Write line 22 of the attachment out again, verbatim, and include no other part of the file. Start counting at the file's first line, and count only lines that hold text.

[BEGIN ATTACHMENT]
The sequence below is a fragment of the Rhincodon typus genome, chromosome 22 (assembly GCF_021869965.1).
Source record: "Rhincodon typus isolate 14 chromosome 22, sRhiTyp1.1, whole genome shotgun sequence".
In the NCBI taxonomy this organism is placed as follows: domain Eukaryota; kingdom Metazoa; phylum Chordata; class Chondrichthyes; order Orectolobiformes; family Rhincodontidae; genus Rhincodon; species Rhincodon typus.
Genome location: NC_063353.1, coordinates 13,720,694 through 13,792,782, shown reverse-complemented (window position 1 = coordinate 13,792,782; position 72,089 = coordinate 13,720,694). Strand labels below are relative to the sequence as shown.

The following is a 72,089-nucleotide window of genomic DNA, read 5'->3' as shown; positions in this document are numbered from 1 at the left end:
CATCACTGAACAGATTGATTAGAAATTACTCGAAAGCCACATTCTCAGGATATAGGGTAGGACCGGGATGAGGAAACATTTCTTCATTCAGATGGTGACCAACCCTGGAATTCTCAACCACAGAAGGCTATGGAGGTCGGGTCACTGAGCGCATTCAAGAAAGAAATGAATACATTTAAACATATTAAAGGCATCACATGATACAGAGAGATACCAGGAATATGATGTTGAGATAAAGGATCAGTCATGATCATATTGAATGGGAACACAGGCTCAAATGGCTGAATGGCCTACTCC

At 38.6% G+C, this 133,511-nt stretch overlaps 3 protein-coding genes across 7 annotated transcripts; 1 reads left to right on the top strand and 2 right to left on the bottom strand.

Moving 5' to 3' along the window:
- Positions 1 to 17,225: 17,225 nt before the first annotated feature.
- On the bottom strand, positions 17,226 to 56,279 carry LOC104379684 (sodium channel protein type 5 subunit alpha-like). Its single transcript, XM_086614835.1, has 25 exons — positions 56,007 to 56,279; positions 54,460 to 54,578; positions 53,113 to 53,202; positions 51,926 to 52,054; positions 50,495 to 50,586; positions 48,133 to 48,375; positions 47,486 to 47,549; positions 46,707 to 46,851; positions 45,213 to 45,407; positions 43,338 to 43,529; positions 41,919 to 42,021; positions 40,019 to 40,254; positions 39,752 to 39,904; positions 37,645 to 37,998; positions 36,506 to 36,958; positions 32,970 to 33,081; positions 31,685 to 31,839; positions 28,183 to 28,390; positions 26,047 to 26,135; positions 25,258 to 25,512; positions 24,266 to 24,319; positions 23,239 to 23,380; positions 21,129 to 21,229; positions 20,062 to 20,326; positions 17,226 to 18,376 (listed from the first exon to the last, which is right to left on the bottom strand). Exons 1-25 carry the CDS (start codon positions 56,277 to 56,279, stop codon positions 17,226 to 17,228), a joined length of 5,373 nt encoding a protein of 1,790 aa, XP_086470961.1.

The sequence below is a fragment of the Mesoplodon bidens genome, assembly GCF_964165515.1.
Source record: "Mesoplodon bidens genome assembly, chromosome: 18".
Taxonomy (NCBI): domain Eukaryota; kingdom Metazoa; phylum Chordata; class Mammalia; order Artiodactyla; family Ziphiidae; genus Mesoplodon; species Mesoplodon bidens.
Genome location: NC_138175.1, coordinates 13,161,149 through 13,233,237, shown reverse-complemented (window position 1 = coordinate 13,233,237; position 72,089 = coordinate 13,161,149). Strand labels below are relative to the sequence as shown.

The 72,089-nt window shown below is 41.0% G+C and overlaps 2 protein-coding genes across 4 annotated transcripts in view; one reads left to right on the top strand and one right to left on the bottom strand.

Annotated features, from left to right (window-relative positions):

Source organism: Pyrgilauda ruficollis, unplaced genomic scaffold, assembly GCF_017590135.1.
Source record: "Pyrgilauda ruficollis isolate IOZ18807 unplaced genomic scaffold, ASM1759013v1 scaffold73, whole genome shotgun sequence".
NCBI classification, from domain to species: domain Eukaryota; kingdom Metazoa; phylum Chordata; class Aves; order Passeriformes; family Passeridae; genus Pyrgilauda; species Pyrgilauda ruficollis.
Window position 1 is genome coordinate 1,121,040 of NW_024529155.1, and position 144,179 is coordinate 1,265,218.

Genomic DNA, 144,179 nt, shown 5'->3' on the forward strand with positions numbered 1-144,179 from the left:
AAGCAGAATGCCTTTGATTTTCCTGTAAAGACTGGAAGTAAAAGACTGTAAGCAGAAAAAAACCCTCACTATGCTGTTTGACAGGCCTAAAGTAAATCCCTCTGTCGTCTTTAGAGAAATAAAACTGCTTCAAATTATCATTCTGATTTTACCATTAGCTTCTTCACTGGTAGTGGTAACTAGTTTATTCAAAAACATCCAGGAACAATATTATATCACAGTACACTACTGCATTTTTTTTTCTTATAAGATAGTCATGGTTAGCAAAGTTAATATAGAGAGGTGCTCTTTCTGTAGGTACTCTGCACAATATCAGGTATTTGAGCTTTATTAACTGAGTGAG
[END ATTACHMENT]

AAGCAGAATGCCTTTGATTTTCCTGTAAAGACTGGAAGTAAAAGACTGTAAGCAGAAAAAAACCCTCACTATGCTGTTTGACAGGCCTAAAGTAAATCCCTCTGTCGTCTTTAGAGAAATAAAACTGCTTCAAATTATCATTCTGATTTTACCATTAGCTTCTTCACTGGTAGTGGTAACTAGTTTATTCAAAAACATCCAGGAACAATATTATATCACAGTACACTACTGCATTTTTTTTTCTTATAAGATAGTCATGGTTAGCAAAGTTAATATAGAGAGGTGCTCTTTCTGTAGGTACTCTGCACAATATCAGGTATTTGAGCTTTATTAACTGAGTGAG